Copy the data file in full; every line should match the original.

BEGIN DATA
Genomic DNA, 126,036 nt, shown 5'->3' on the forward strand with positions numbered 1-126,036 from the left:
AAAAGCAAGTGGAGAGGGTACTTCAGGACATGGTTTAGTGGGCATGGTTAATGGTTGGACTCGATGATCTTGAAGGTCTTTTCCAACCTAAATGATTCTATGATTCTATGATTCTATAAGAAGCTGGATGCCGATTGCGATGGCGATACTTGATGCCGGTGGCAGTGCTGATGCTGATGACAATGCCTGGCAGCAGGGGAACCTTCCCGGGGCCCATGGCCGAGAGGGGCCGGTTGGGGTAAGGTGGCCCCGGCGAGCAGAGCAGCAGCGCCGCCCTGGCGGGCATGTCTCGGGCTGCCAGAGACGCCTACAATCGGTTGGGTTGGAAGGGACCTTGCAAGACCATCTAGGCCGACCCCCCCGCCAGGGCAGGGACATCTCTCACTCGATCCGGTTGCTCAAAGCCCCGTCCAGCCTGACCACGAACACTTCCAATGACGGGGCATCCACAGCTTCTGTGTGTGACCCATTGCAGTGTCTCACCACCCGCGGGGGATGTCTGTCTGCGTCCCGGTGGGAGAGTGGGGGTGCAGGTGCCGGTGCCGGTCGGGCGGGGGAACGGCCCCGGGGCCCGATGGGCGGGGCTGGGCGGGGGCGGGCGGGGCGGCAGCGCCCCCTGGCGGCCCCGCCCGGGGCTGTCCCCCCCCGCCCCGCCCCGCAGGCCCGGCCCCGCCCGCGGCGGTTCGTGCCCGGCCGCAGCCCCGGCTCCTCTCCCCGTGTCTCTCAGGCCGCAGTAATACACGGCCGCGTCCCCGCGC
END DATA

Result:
Genomic DNA, 126,036 nt, shown 5'->3' on the forward strand with positions numbered 1-126,036 from the left:
AAAAGCAAGTGGAGAGGGTACTTCAGGACATGGTTTAGTGGGCATGGTTAATGGTTGGACTCGATGATCTTGAAGGTCTTTTCCAACCTAAATGATTCTATGATTCTATGATTCTATAAGAAGCTGGATGCCGATTGCGATGGCGATACTTGATGCCGGTGGCAGTGCTGATGCTGATGACAATGCCTGGCAGCAGGGGAACCTTCCCGGGGCCCATGGCCGAGAGGGGCCGGTTGGGGTAAGGTGGCCCCGGCGAGCAGAGCAGCAGCGCCGCCCTGGCGGGCATGTCTCGGGCTGCCAGAGACGCCTACAATCGGTTGGGTTGGAAGGGACCTTGCAAGACCATCTAGGCCGACCCCCCCGCCAGGGCAGGGACATCTCTCACTCGATCCGGTTGCTCAAAGCCCCGTCCAGCCTGACCACGAACACTTCCAATGACGGGGCATCCACAGCTTCTGTGTGTGACCCATTGCAGTGTCTCACCACCCGCGGGGGATGTCTGTCTGCGTCCCGGTGGGAGAGTGGGGGTGCAGGTGCCGGTGCCGGTCGGGCGGGGGAACGGCCCCGGGGCCCGATGGGCGGGGCTGGGCGGGGGCGGGCGGGGCGGCAGCGCCCCCTGGCGGCCCCGCCCGGGGCTGTCCCCCCCCGCCCCGCCCCGCAGGCCCGGCCCCGCCCGCGGCGGTTCGTGCCCGGCCGCAGCCCCGGCTCCTCTCCCCGTGTCTCTCAGGCCGCAGTAATACACGGCCGCGTCCCCGCGC